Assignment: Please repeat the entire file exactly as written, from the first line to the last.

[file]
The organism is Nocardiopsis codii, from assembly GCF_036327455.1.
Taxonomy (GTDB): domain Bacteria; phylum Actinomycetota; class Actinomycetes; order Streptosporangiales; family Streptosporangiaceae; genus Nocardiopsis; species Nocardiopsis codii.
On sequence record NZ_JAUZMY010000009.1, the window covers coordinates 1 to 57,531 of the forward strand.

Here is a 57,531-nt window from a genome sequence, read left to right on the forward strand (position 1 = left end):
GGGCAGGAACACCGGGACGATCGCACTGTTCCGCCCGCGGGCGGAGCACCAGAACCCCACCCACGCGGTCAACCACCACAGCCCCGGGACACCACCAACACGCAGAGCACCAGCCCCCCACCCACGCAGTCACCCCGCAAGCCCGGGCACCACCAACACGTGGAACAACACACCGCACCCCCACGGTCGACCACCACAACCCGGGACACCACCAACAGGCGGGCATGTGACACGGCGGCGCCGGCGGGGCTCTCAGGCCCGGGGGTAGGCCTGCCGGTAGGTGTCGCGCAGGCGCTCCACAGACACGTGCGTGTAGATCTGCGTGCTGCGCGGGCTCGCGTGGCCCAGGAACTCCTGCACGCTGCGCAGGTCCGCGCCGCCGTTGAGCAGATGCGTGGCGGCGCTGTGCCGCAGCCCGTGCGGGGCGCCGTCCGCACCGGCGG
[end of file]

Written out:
The organism is Nocardiopsis codii, from assembly GCF_036327455.1.
Taxonomy (GTDB): domain Bacteria; phylum Actinomycetota; class Actinomycetes; order Streptosporangiales; family Streptosporangiaceae; genus Nocardiopsis; species Nocardiopsis codii.
On sequence record NZ_JAUZMY010000009.1, the window covers coordinates 1 to 57,531 of the forward strand.

Here is a 57,531-nt window from a genome sequence, read left to right on the forward strand (position 1 = left end):
GGGCAGGAACACCGGGACGATCGCACTGTTCCGCCCGCGGGCGGAGCACCAGAACCCCACCCACGCGGTCAACCACCACAGCCCCGGGACACCACCAACACGCAGAGCACCAGCCCCCCACCCACGCAGTCACCCCGCAAGCCCGGGCACCACCAACACGTGGAACAACACACCGCACCCCCACGGTCGACCACCACAACCCGGGACACCACCAACAGGCGGGCATGTGACACGGCGGCGCCGGCGGGGCTCTCAGGCCCGGGGGTAGGCCTGCCGGTAGGTGTCGCGCAGGCGCTCCACAGACACGTGCGTGTAGATCTGCGTGCTGCGCGGGCTCGCGTGGCCCAGGAACTCCTGCACGCTGCGCAGGTCCGCGCCGCCGTTGAGCAGATGCGTGGCGGCGCTGTGCCGCAGCCCGTGCGGGGCGCCGTCCGCACCGGCGG